Moshi — A NEW law seeking to shield whistleblowers in the overall effort to fight corruption in the country is now on the drawing tables.
The urgency for such a law has been given more weight as the Annual General Meeting (AGM) of the Prevention and Combating of Corruption Bureau (PCCB) here has drawn up resolutions to reach out to the grassroots level in fighting the vice.
The Minister of State in the President's Office (Good Governance), Mr George Mkuchika, said on Wednesday that he is going to closely follow up the issue to ensure that the new law that has been awaited for so long is at last enacted.
Addressing the closing session of the three-day AGM, Mr Mkuchika, also said that he was going to make sure the law enforcing institution is incorporated in the new constitution as its leaders had requested.
This comes as the meeting endorsed resolutions to provide continuous training to all investigation officers on how to obtain the best method of obtaining electronic evidence that will be tendered in court against graft suspects.
PCCB Director General Dr Edward Hoseah mentioned another resolution as the one seeking to initiate a law formulation process to name document and electronic evidence experts who will be published in the Government Gazette.
Other resolutions include utilising new methods to win the cooperation of citizens in exposing corrupt practices, persuade citizens to volunteer information and tender evidence in court without fear once cases are filed in courts of law.
Also the PCCB, which works closely with the Director of Public Prosecution (DPP)'s office, will amplify professionalism and supervise prosecutors and track specific case proceedings in court while newly- employed staff will be subjected to continuous scrutiny before and after they start service.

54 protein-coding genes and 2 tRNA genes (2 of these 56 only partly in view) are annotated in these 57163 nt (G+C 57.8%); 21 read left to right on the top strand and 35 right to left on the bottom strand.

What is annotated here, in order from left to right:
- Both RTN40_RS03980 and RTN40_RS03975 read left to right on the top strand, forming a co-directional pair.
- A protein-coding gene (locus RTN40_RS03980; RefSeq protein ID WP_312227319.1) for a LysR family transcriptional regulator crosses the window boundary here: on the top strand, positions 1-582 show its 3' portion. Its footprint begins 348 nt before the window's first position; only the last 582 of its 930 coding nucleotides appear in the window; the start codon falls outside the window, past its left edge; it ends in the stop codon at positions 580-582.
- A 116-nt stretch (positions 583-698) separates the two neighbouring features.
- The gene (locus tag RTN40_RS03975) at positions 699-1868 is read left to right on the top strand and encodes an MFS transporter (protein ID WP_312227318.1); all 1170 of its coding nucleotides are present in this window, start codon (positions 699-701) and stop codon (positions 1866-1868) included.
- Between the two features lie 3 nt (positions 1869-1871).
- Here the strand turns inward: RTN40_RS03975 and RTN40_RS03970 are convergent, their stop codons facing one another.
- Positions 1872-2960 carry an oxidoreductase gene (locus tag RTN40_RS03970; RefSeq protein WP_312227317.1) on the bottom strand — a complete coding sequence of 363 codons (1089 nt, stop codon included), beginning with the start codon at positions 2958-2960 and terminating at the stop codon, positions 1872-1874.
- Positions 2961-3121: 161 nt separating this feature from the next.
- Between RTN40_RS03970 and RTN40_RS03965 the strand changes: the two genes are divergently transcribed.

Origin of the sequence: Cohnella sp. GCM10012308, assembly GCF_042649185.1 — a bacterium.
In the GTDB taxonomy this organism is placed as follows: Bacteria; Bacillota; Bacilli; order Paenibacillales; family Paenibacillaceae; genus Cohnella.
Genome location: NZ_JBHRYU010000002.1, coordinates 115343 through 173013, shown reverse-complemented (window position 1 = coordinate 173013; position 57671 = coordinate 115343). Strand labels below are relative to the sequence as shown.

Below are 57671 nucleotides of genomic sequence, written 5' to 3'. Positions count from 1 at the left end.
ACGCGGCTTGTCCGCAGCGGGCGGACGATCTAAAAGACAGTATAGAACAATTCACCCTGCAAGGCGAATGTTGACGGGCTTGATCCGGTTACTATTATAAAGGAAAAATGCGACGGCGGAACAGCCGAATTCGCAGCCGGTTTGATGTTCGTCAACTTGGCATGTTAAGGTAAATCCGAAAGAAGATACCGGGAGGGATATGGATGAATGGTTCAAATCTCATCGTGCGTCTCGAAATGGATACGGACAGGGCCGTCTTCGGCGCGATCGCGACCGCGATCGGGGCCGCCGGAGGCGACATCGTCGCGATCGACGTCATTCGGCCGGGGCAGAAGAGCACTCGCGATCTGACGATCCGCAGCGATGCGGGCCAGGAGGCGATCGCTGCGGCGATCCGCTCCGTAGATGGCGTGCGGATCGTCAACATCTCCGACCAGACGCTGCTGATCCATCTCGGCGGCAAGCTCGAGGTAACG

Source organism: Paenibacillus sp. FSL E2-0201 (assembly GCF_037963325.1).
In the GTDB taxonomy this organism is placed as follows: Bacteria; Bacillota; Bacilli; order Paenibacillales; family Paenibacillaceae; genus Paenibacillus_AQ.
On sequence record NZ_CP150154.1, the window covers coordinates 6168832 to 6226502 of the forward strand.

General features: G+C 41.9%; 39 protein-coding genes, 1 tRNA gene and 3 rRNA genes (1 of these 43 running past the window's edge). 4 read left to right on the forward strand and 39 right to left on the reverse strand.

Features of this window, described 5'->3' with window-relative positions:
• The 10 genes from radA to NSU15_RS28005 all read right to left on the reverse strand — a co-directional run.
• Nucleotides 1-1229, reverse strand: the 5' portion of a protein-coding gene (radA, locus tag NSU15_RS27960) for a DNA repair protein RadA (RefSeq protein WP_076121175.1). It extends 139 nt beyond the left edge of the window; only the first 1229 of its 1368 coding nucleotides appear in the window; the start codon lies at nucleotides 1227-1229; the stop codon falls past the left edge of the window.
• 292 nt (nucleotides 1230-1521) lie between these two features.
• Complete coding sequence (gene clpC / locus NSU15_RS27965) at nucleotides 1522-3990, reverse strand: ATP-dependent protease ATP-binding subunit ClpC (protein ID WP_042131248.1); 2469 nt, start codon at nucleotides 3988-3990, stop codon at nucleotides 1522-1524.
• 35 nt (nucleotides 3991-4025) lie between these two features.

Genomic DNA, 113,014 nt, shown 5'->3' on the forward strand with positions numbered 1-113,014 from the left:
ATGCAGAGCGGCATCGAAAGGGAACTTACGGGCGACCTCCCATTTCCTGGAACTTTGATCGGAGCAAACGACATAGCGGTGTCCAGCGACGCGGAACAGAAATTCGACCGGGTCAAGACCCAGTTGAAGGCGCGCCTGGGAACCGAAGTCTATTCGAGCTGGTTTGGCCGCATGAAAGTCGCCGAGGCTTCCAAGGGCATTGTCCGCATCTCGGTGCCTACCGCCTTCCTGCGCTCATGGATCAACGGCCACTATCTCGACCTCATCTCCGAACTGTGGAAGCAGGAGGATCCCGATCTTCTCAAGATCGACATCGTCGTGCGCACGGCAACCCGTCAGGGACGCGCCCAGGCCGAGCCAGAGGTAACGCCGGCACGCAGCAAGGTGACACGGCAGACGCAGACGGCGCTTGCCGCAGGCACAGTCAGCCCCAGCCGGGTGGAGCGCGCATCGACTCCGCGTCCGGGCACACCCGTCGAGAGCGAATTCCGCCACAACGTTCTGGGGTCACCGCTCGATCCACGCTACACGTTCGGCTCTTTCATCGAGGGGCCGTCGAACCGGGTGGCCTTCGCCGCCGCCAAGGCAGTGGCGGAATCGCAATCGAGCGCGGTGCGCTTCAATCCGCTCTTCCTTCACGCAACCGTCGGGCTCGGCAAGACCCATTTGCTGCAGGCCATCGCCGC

Mr Mkuchika said from now on, PCCB officials will be providing education to councillors in all districts so that leaders from the grassroots do self-assessment on how they have been involving themselves in fighting and combating corruption. Earlier, Dr Hoseah appealed to the minister to help in the process of incorporating PCCB in the new constitution.
"As you know, we worked together with you and submitted our views to the Constitutional Review Commission. However, what was decided thereafter was beyond our anticipation," said the DG.
The minister praised PCCB in general and Dr Hoseah in particular for the good job in preventing and combating corruption, including the criterion he uses in making sure the institution gets resources needed for the job.
"I would like to take this opportunity to exclusively congratulate the Director General, Dr Edward Hoseah, for the good job he is doing in managing implementation of PCCB responsibilities without giving up even when cooperation from other institutions is minimal.
"His excellent performance and confidence is evident and that is why he has been chosen to be a leader in different capacities internationally in as far as combating corruption is concerned," Mr Mkuchika noted.